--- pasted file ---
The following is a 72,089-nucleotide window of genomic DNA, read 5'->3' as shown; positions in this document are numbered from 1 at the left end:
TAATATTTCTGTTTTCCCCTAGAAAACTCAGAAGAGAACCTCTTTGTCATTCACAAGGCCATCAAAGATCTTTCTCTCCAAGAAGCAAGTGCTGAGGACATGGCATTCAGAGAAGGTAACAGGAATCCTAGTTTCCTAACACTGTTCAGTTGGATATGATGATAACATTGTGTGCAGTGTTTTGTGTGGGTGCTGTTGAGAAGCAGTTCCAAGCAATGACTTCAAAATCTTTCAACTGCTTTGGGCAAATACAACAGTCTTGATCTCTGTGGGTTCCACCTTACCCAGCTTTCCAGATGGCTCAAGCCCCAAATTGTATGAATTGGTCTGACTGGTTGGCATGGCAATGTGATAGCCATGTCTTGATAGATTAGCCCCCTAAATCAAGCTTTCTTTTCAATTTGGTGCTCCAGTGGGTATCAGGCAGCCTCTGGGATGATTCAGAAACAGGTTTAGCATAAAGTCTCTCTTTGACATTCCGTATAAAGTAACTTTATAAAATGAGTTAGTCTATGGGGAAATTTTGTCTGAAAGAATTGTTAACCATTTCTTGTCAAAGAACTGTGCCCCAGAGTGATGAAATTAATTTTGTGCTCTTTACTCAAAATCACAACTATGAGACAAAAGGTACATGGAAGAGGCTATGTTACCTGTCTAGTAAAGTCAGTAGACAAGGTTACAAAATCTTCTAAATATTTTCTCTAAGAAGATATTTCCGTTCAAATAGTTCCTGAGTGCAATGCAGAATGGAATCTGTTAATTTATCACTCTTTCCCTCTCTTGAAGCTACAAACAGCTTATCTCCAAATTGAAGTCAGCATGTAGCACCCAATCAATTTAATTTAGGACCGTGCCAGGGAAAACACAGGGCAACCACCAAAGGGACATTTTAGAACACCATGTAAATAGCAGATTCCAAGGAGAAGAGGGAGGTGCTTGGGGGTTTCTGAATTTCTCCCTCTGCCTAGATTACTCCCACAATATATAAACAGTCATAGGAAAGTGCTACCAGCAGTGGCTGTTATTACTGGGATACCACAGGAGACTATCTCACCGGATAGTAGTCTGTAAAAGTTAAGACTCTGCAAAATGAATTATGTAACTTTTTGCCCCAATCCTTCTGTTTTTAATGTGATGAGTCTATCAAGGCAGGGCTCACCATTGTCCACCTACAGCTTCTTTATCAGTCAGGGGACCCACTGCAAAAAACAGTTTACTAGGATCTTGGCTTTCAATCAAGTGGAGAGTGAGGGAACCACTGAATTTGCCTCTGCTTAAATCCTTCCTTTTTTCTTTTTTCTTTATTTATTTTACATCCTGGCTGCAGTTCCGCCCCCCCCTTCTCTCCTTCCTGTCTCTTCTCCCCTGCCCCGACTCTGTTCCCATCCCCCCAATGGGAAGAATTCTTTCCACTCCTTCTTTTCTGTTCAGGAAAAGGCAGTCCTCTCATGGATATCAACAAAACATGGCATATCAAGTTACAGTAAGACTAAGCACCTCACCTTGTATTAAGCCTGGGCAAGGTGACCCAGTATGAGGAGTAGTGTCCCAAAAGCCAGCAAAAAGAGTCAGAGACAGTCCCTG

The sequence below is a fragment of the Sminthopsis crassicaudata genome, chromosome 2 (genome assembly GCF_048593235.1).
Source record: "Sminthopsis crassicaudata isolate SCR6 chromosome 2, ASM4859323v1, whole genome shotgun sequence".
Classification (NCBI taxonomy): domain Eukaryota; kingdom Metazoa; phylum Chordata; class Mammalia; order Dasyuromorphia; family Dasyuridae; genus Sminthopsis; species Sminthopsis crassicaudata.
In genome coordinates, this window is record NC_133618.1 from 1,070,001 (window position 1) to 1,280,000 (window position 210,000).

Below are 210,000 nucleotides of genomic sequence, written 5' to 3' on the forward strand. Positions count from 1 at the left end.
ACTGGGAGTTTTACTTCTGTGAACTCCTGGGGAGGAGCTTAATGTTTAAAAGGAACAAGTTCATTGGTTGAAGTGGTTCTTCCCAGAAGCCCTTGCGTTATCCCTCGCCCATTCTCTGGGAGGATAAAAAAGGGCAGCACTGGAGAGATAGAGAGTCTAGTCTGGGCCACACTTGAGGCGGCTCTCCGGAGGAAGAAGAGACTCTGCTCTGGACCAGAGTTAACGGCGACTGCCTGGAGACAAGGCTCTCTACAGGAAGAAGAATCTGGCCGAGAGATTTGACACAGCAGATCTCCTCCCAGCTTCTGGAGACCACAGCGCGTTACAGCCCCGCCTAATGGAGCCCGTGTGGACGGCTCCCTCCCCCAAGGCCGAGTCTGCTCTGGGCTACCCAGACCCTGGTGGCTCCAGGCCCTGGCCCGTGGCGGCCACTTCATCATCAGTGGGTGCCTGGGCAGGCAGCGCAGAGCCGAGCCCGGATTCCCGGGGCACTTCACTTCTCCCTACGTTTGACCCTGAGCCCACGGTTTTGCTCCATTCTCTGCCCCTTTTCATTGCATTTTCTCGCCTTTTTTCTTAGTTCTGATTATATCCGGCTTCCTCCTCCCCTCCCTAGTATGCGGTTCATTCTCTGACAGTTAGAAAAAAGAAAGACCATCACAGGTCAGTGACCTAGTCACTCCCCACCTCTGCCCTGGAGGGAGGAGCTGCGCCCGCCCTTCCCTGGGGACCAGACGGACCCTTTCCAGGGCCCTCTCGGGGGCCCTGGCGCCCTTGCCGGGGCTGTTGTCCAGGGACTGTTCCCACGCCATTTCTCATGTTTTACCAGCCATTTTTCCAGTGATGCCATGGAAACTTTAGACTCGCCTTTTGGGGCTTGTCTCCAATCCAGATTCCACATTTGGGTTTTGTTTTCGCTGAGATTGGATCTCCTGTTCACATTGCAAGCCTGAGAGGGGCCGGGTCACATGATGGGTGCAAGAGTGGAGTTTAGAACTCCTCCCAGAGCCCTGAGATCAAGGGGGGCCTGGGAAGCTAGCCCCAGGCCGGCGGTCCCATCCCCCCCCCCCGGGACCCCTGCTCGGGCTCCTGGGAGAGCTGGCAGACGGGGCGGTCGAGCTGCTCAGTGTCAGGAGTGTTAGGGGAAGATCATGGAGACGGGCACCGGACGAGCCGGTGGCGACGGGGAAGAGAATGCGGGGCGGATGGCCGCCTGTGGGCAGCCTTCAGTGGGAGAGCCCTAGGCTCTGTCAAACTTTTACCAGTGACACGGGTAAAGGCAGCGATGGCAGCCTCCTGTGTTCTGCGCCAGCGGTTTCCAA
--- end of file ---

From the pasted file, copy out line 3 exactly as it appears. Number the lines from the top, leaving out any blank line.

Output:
The sequence below is a fragment of the Sminthopsis crassicaudata genome, chromosome 2 (genome assembly GCF_048593235.1).